The government and the opposition, trapped in a ruthless political clash just ten days before the European Parliament election, are downplaying or even ignoring Turkey’s evolving and escalating hostility in the region.
With constant manoeuvres, Erdogan is disputing the status quo in the Eastern Mediterranean and seeking an opportunity to advance what he views as his interests.
He has pressed forward with gas exploration in Cyprus’ Exclusive Economic zone with a rather tepid international response.
He formalised his claims by summoning the diplomats of neighbouring countries, including Cyprus, Egypt, and Greece.
He is pressing on with huge military exercises and loses no opportunity to violate Greek airspace.
If one factors in the tensions in the broader region – with attacks on ships and the open conflict between the US and Iran – it is clear that the situation is becoming explosive.
The Greek government’s statements of condemnation obviously do not address the issue, nor does a merely formal alignment of the government and the opposition suffice to confront Ankara’s provocations.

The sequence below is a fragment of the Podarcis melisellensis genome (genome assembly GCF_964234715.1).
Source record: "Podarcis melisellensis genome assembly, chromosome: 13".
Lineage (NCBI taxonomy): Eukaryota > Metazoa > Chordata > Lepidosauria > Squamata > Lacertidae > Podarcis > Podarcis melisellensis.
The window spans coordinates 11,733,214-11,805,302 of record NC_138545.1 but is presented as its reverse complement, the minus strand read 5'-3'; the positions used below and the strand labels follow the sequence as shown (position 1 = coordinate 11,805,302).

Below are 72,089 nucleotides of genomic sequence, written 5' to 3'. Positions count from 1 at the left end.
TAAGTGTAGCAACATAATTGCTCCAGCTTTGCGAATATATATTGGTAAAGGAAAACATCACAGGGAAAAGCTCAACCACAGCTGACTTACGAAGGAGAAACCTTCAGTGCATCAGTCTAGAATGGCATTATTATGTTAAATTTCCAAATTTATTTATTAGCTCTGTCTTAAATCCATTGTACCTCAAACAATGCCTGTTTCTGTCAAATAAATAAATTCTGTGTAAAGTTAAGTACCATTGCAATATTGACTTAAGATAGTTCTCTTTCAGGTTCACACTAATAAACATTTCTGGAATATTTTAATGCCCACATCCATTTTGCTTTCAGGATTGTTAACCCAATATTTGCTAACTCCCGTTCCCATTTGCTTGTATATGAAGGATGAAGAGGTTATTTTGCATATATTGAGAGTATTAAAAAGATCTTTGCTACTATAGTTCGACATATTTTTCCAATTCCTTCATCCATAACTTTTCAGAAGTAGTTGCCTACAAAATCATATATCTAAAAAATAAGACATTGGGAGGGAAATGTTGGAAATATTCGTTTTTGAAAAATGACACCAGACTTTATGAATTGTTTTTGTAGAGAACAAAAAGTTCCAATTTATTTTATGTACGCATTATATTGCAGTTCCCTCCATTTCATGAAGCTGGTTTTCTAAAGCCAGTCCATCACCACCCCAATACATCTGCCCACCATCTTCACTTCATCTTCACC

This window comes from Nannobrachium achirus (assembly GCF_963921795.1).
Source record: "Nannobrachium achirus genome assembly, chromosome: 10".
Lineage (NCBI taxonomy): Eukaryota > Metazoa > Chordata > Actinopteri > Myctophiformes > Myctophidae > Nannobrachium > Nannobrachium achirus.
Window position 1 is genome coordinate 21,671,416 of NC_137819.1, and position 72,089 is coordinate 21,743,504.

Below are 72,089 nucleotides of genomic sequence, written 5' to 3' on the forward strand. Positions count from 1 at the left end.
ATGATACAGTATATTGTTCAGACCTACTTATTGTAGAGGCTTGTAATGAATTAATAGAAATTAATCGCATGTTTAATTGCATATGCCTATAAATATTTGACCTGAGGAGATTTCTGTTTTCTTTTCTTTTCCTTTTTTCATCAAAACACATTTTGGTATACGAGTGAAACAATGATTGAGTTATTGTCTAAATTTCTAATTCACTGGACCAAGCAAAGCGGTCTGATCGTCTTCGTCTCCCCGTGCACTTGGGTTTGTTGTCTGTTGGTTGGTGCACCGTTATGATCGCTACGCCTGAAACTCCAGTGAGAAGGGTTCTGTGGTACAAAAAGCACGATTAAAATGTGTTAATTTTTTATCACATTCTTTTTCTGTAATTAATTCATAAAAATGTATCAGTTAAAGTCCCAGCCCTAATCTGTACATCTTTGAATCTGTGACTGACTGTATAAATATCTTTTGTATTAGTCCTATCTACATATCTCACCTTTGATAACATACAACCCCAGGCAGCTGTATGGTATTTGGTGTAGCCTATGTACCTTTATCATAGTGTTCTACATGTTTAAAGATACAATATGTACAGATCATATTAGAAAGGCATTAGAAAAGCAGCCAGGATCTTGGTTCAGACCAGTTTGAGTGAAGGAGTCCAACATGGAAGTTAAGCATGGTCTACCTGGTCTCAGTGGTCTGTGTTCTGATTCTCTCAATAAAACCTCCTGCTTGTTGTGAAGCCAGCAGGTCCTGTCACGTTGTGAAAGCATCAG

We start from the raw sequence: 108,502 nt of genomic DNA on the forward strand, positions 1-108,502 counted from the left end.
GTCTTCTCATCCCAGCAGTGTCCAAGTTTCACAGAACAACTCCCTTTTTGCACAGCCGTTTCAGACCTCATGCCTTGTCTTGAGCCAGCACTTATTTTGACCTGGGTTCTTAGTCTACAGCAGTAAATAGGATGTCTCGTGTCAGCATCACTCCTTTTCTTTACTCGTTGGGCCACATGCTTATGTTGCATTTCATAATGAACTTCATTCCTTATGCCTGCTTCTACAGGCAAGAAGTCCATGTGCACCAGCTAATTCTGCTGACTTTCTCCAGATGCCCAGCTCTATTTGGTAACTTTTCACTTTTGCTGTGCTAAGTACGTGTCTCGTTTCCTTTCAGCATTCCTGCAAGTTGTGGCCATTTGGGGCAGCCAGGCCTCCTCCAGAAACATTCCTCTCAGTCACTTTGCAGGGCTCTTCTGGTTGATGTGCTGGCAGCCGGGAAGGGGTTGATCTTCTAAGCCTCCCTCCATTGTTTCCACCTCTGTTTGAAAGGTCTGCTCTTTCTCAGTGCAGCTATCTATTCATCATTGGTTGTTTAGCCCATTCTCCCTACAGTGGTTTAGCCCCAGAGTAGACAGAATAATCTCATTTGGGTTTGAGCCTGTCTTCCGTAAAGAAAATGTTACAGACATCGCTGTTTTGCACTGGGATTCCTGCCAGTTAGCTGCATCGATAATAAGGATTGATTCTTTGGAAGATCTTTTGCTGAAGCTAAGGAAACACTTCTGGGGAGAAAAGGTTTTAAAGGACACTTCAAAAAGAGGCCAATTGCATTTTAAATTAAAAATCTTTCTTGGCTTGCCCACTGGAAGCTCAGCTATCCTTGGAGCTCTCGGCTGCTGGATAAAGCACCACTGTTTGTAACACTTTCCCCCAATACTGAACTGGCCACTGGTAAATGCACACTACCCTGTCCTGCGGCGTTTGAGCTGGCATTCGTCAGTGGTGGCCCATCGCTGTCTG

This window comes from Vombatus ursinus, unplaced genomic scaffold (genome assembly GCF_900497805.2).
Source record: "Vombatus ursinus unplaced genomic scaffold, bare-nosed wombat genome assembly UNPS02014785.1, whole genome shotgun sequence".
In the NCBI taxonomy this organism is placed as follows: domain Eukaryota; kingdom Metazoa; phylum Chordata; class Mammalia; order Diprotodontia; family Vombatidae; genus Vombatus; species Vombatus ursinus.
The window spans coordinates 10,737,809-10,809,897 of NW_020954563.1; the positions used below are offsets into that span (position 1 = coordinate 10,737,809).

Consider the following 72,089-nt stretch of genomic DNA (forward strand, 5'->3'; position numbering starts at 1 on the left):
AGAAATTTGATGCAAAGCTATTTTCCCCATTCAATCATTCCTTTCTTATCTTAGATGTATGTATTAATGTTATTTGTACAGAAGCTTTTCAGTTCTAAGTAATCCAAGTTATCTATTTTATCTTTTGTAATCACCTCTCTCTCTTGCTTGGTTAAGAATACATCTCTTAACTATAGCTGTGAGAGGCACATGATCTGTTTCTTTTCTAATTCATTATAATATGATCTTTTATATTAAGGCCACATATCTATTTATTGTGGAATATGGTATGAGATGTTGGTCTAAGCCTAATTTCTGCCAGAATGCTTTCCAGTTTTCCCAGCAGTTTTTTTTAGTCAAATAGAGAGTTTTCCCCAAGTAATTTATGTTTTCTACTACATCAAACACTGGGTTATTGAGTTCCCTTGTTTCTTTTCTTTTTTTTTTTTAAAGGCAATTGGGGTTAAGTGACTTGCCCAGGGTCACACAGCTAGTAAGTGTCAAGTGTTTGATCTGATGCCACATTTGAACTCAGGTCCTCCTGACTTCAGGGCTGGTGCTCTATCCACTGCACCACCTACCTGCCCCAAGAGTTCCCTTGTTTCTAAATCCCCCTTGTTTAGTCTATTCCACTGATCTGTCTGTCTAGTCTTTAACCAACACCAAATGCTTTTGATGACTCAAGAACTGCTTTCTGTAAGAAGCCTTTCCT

Unfortunately, domestic political polarisation does not permit the hammering out of a unified national line that can address current threats and provide a long-term national strategy.
Pressured by domestic economic problems and his party’s loss of the Istanbul mayoralty, Erdogan is seeking a way out of his impasse abroad so as to rally his domestic political base.
Erdogan is unpredictable and volatile and thus there is a danger that he might provoke a crisis that could easily spin out of control.
There is enough military firepower gathered in the Eastern Mediterranean to pose the risk of triggering an explosion at any moment.
The leader of the American superpower is also unstable and unpredictable enough to provoke a crisis in the region in order to flex his muscle.
Meanwhile, the fact that the European Union is almost paralysed and unable at the moment to take bold decisions further complicates the situation.
In Greece, the necessary national understanding is being undermined by the frenzied electoral campaign.
The prime minister, who should have taken the initiative to rally political forces so as to forge a national strategy, is preoccupied with his struggle to cling to power at all costs.
The result is that Greece is drifting and monitoring events as a bystander instead of seeking alliances and fending off designs and provocations.
Though there is absolutely no room for complacency, we are preoccupied with polarising domestic clashes instead of seeking the basis for an understanding at least on national issues that have bedeviled us for decades.